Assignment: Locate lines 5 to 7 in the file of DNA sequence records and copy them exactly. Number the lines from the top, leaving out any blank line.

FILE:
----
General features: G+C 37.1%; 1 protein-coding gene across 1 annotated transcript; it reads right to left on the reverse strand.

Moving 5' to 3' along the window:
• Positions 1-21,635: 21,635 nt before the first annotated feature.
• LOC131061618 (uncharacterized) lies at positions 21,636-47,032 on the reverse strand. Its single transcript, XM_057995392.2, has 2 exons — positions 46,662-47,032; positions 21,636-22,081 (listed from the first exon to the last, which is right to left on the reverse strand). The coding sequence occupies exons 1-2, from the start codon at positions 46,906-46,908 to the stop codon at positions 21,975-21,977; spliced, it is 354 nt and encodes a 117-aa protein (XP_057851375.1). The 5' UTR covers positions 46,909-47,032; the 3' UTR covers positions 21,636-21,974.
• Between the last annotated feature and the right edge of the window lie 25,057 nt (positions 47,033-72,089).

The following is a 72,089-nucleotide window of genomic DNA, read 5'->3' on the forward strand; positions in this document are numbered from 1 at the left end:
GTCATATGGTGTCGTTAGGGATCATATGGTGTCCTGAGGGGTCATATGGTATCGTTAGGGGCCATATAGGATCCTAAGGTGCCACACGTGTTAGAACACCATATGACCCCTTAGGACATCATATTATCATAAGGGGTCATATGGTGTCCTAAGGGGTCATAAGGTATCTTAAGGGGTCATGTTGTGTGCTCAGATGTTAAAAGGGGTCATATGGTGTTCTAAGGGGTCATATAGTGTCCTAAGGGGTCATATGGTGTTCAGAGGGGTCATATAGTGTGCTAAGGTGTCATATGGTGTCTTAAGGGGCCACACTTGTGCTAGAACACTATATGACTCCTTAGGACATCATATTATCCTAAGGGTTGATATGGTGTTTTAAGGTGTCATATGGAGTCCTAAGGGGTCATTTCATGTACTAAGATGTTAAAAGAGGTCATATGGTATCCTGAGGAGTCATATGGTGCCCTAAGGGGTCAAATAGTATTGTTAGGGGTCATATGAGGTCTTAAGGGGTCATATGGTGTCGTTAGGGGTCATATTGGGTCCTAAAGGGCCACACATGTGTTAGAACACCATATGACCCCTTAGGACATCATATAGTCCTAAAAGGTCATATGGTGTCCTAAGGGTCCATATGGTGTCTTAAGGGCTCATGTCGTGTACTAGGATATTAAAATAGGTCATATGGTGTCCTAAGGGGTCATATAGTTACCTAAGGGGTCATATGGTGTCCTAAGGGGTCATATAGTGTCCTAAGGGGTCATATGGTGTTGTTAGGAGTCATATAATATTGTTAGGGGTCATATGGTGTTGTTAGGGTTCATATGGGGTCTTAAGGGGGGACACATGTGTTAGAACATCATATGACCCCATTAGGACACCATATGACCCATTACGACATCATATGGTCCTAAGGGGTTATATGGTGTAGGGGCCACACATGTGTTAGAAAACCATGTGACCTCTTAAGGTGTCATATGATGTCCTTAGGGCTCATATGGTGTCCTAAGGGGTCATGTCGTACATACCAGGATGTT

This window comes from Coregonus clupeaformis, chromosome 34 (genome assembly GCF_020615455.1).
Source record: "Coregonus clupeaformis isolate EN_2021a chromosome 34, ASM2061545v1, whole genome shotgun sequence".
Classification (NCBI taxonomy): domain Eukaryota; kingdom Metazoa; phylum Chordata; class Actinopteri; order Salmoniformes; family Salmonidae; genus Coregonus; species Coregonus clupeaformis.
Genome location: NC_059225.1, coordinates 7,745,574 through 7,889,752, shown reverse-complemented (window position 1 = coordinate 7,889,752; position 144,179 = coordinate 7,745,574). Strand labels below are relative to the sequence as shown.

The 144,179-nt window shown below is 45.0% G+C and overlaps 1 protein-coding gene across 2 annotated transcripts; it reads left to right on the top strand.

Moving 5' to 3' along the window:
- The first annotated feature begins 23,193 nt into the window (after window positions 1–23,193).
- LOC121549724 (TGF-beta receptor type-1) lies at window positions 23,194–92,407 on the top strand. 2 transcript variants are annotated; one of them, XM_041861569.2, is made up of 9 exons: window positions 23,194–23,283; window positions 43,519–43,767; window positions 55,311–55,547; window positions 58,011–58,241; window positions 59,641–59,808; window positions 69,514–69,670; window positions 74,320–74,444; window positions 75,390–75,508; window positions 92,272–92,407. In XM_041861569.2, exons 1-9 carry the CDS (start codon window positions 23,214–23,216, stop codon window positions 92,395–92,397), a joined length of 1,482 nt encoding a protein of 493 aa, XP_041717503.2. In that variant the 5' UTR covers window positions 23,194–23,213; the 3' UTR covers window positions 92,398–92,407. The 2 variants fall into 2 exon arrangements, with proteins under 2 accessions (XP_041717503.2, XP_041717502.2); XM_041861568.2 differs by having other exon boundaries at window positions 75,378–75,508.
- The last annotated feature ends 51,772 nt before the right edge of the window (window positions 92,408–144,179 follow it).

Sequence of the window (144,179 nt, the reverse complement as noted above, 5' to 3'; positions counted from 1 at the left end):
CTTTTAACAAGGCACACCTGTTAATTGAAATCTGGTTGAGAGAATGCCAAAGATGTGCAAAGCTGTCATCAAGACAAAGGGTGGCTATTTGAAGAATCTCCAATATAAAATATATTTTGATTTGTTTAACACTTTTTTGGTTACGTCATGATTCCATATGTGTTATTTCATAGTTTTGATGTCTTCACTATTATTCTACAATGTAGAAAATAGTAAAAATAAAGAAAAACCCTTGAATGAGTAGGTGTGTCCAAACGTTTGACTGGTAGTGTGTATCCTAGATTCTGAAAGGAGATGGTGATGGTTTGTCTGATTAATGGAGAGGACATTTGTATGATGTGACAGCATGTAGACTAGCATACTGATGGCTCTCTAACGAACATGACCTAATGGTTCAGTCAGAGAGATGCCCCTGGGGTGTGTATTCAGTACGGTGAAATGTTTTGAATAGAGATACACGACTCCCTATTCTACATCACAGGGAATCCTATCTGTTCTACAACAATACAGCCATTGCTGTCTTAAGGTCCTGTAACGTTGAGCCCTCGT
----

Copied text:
• Between the last annotated feature and the right edge of the window lie 25,057 nt (positions 47,033-72,089).

The following is a 72,089-nucleotide window of genomic DNA, read 5'->3' on the forward strand; positions in this document are numbered from 1 at the left end:
GTCATATGGTGTCGTTAGGGATCATATGGTGTCCTGAGGGGTCATATGGTATCGTTAGGGGCCATATAGGATCCTAAGGTGCCACACGTGTTAGAACACCATATGACCCCTTAGGACATCATATTATCATAAGGGGTCATATGGTGTCCTAAGGGGTCATAAGGTATCTTAAGGGGTCATGTTGTGTGCTCAGATGTTAAAAGGGGTCATATGGTGTTCTAAGGGGTCATATAGTGTCCTAAGGGGTCATATGGTGTTCAGAGGGGTCATATAGTGTGCTAAGGTGTCATATGGTGTCTTAAGGGGCCACACTTGTGCTAGAACACTATATGACTCCTTAGGACATCATATTATCCTAAGGGTTGATATGGTGTTTTAAGGTGTCATATGGAGTCCTAAGGGGTCATTTCATGTACTAAGATGTTAAAAGAGGTCATATGGTATCCTGAGGAGTCATATGGTGCCCTAAGGGGTCAAATAGTATTGTTAGGGGTCATATGAGGTCTTAAGGGGTCATATGGTGTCGTTAGGGGTCATATTGGGTCCTAAAGGGCCACACATGTGTTAGAACACCATATGACCCCTTAGGACATCATATAGTCCTAAAAGGTCATATGGTGTCCTAAGGGTCCATATGGTGTCTTAAGGGCTCATGTCGTGTACTAGGATATTAAAATAGGTCATATGGTGTCCTAAGGGGTCATATAGTTACCTAAGGGGTCATATGGTGTCCTAAGGGGTCATATAGTGTCCTAAGGGGTCATATGGTGTTGTTAGGAGTCATATAATATTGTTAGGGGTCATATGGTGTTGTTAGGGTTCATATGGGGTCTTAAGGGGGGACACATGTGTTAGAACATCATATGACCCCATTAGGACACCATATGACCCATTACGACATCATATGGTCCTAAGGGGTTATATGGTGTAGGGGCCACACATGTGTTAGAAAACCATGTGACCTCTTAAGGTGTCATATGATGTCCTTAGGGCTCATATGGTGTCCTAAGGGGTCATGTCGTACATACCAGGATGTT